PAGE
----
Steve’s personal blog, Sun in Gemini, is at stevetanham.wordpress.com.

Tango in the key of sorry

As the years pass, I continue to wonder at the marvel of human communication, and the sadness of how little we use its potential…

The world appears to be full of conflict and strife. But much of it is happening at the psychological level. The Trump era in America and the Brexit ‘civil war’ in the UK were both fuelled by similar (if not the same) media barons, but they continue to feed on two common elements of human nature – hatred and anxiety; in most cases related to things that were not present.

The power of fear plus the well-placed myth of taking back control are a potent brew… and a complete lie.

This lowest state, in which our desire for real interaction with those of other opinions drops to zero, is easily kindled in people who have limited awareness of the complexity and interaction of modern societies. The populist dictator always sows ‘his’ seeds among the weak-thinking, the people who believe in black and white solutions. But that state of mind is driven only by despair at their own situation.

A wise and enduring society ensures that, though there may be layers of prosperity, no-one is in that lowest position of helplessness.

For good or ill, our societies have evolved into enormous machines of interrelated complexity. All attempts to disengage with internationalism are doomed to the same sad death – costing the inhabitants of the country decades of repair in wealth and reputation. In many cases our societies may never enjoy the prestige they had, before.

But to blame the car which has just driven into a line of innocent people, where the bodies lie, broken across the pavements, is equally wrong. Complex machines require sophisticated pilots. There is no equivocation about a pilot’s science: the plane lands, successfully, or it crashes. There are no ‘alternative facts’ about whether it landed; just like there are no alternative facts about how a virus rips through an innocent and unguided population.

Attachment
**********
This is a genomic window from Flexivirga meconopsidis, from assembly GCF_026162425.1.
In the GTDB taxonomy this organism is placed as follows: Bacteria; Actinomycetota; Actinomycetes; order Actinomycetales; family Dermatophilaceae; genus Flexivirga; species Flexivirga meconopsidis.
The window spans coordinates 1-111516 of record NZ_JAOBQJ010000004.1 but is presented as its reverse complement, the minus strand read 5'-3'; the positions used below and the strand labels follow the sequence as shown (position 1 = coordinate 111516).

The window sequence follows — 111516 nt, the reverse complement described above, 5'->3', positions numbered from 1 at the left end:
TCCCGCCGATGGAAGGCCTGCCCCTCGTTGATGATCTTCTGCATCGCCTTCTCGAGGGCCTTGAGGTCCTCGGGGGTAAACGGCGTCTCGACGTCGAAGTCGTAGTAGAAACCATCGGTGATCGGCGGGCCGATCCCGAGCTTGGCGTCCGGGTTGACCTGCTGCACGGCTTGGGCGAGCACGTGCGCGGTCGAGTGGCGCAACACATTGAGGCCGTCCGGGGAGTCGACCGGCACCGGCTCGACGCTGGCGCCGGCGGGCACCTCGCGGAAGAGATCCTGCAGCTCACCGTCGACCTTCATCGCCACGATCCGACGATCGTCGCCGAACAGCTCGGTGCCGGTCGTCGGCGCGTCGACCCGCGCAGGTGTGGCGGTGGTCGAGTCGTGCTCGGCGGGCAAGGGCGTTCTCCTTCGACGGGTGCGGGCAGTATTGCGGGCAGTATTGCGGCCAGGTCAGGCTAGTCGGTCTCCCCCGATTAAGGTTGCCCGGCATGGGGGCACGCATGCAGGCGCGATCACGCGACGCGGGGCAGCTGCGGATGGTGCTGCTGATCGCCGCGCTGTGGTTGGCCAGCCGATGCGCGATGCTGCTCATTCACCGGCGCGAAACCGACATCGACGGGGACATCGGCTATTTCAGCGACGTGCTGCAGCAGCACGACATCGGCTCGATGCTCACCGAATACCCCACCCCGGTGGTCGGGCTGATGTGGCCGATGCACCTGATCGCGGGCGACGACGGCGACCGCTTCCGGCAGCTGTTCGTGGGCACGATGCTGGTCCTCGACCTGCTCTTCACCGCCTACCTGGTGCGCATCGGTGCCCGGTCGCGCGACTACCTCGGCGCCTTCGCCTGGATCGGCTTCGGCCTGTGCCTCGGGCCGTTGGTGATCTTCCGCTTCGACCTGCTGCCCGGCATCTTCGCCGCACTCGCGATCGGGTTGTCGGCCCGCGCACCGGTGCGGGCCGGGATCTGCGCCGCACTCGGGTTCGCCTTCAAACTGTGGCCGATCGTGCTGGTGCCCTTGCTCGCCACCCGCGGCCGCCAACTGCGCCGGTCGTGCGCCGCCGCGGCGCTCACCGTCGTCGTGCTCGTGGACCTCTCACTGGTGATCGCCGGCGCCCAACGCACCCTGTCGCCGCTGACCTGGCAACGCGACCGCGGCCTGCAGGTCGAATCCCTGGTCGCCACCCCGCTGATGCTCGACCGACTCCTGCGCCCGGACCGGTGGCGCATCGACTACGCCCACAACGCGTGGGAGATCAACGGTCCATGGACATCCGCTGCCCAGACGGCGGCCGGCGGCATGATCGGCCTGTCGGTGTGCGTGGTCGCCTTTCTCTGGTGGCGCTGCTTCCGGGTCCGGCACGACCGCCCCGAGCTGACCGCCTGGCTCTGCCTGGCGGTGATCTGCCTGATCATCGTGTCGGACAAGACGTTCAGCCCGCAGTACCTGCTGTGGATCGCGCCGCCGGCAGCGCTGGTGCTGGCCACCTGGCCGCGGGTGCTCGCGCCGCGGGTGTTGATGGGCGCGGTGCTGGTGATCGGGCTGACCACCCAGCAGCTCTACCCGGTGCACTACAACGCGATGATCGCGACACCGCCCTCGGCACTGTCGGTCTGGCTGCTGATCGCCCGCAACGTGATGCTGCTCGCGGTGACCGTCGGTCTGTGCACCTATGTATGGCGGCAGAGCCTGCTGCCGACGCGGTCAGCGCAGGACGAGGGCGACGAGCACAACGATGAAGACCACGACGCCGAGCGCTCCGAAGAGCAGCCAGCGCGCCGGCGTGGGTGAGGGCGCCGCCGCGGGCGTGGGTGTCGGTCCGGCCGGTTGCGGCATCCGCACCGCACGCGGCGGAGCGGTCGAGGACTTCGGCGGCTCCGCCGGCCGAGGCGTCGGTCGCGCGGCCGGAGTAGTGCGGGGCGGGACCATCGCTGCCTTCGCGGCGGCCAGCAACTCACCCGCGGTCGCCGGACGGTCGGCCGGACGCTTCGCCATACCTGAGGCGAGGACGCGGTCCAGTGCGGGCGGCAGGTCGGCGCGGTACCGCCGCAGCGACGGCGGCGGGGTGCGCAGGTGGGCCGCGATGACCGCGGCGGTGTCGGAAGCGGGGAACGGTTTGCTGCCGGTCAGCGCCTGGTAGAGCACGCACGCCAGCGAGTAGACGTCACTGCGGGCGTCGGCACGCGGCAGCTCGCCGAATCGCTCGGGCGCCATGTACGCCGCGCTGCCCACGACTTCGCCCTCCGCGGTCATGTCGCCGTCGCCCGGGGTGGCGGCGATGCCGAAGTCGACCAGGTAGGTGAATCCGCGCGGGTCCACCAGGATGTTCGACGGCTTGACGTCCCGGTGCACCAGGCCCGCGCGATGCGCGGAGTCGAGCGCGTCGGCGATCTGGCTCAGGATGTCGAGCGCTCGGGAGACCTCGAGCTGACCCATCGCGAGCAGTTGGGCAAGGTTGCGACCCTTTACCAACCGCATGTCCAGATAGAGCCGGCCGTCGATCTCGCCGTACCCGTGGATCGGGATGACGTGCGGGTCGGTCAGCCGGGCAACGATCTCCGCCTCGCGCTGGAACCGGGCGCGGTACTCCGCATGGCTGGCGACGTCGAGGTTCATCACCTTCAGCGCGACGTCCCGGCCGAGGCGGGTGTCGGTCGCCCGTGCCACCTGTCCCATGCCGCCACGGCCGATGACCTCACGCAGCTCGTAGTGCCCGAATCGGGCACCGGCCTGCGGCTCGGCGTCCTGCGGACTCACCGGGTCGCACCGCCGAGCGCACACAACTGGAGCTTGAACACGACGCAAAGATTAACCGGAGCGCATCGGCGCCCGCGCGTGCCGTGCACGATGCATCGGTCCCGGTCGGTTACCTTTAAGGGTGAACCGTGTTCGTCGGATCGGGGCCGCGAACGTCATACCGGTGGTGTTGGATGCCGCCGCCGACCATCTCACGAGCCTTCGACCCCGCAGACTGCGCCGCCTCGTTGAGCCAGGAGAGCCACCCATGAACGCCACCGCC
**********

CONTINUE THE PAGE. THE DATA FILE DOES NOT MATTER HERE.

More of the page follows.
Populism dies in the face of such disasters… and for those who still persist with alternative facts there is, simply, no hope. They are to be shunned by the ‘healthy cells’ of the society to which they represent such a threat. The society – the ‘body’ – remembers health, and yearns to return to it. Only the routes back are seen differently.

In this deadly tango, which now embraces us all, are the seeds of despair and hope. The despair will take us all down – like the car without a driver, or a driver who chooses the fundamentalism of alternative facts over the power of the real and chooses to die in an orgy of ego.

Hope requires that, as individuals, we all take responsibility for listening to others’ point of view – no matter how antithetical they seem to our own minds. All counselling is based, first, upon listening.

There may be a ‘special place in Hell’ for those who engineered the chaos in which we find ourselves. But the greater power lies in the word ‘sorry’ – said from the heart opened with empathy.

It is the beginning of that special state that repairs a world.

©Stephen Tanham, 2020.

Stephen Tanham is a Director of the Silent Eye School of Consciousness, a ‘school of the soul’ that offers a three-year, mentored path to personal, spiritual growth, independent of religion.

Contact us at Rivingtide@gmail.com for more details.

The mysterious Picts… and beyond